Nikoy de Guzman calls it a “divine intervention” when her infant son accidentally kicked her breast back in 2002. She felt pain from the kick and decided to get tested. The 28-year-old single mother was diagnosed with Stage 1 breast cancer, the third generation in her family.
She survived the illness and became even more aware and vigilant with examining her physical health. In 2015, De Guzman was diagnosed again with breast cancer, this time in the other breast.
It has been more than five years since De Guzman survived her second bout of cancer. Since her diagnosis in 2002, she has joined ICanServe Foundation Inc., an advocacy group aimed at early detection of breast cancer, back when it was still a fledgling nonprofit organization. She was vice president of the organization while she was battling the disease for the second time.
“To survive it twice, I think it is my purpose,” the now 48-year-old yoga instructor told Lifestyle in a phone interview. She is currently in her third year as president of the organization.
ICanServe has been at the forefront of the campaign for the early detection of breast cancer. They also debunk myths about the disease (like wearing bras with tight underwire increases the risk of breast cancer) and let survivors speak of hope.
One of its most important programs, Ating Dibdibin, campaigns by hosting forums and sessions that teach women and men the necessary techniques to screen for the disease. The community-based screening program is facilitated by medical professionals and cancer survivors.
Their projects are continuous all year round, but every October, the information campaign is amplified to change the behavior of women and men toward breast cancer.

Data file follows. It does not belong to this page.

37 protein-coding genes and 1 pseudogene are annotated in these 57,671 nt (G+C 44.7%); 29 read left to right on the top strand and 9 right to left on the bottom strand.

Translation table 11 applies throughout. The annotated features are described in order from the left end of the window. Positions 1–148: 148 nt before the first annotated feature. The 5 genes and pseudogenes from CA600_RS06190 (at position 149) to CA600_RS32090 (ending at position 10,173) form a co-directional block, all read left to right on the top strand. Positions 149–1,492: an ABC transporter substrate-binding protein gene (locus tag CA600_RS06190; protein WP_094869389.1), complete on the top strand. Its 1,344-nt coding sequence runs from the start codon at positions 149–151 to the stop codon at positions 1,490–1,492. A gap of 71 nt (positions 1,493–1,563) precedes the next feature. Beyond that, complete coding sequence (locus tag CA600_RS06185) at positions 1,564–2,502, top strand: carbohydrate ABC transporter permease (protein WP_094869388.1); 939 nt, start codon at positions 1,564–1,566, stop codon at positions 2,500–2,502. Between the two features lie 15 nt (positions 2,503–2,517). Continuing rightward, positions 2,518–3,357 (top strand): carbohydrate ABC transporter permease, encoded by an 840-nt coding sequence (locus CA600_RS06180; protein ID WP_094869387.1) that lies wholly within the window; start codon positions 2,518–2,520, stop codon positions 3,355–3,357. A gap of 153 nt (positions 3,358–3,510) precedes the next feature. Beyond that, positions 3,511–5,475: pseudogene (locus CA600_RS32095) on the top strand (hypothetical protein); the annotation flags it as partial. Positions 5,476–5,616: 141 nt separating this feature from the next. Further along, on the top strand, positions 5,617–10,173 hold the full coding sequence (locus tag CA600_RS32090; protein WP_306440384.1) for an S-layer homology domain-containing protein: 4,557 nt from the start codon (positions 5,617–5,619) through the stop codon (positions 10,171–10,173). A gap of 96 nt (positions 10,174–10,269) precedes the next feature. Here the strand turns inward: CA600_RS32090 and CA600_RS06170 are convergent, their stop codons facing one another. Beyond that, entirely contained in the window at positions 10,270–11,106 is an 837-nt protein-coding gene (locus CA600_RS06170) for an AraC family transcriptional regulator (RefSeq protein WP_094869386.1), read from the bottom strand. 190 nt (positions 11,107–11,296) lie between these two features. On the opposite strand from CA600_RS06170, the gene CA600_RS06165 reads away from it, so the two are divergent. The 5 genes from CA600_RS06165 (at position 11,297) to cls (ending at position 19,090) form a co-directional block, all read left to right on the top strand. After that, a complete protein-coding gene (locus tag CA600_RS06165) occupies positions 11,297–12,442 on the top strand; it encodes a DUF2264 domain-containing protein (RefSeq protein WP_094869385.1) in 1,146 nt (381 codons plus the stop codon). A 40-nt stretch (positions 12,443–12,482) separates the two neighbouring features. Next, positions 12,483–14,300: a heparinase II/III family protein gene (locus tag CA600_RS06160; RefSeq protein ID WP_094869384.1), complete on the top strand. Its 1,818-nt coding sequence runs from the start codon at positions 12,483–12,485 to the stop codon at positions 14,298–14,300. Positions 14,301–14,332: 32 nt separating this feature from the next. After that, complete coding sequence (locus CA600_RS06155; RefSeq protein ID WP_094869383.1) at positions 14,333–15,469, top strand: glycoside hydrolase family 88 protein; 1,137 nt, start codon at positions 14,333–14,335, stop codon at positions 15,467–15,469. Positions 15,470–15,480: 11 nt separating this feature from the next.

For the month, Krispy Kreme has joined their Think Pink campaign. The donut chain has rolled out pink pastries and drinks, and a portion of the sales will be donated to the foundation. Jewelry maker Cada Filipina also created a Boob Necklace with pink stones for the benefit of the advocacy group.
ICanServe has also collated much-needed information on cancer services, from a list of hospitals that accept patients and direct them to places that provide financial help.
The information is even more important now, during a pandemic, when immunocompromised individuals like cancer patients and survivors are vulnerable to the virus.
Advancements in treatment
“We heard of those who are not getting their checkups out of fear of going to the hospitals. There are also other patients who lost their jobs and could not support their treatment,” she said.
ICanServe started like a support group for survivors like De Guzman, who wrote to the foundation in 2002, when she wanted to be with like-minded people who know firsthand what she is going through.
De Guzman said that when she joined, the foundation was like a “barkadahan,” although the organization was already at the forefront of the advocacy.
Now, ICanServe is more centralized and their programs are more focused. They have committees specifically working toward fund-raising and collaborations.
The organization has also seen more community members, with nearly 500 people from all over the world. But they are not exclusive, meaning they also provide help to other support groups in the province.
And it’s not just the organization that has improved. Even the treatment of breast cancer has seen advancement in the past years.
The American Cancer Society in 2018 cited a study that the common type of early stage breast cancer can skip chemotherapy after surgery.
De Guzman herself has personally seen the developments. She said that before, chemotherapy was done in the doctor’s clinic, but now, many hospitals have improved their facilities for cancer treatment—a big help for patients.
In 2002, when she was first diagnosed, patients were categorized only in stages 1, 2, 3 and 4. Now, there is subtyping, paving the way for a more focused and supplemented treatment of the disease.
Genetic screening, an important test especially for people who have a family history of cancer, is also available now. However, this is still uncharted territory in the country, she said.
All these enormous strides are just proof that breast cancer is treatable when detected early, she said.
“We spread the word to everyone that cancer is not a death sentence. There are plenty of treatments available today. The members of ICanServe are thriving and surviving. Madaming pwedeng gawin,” she said.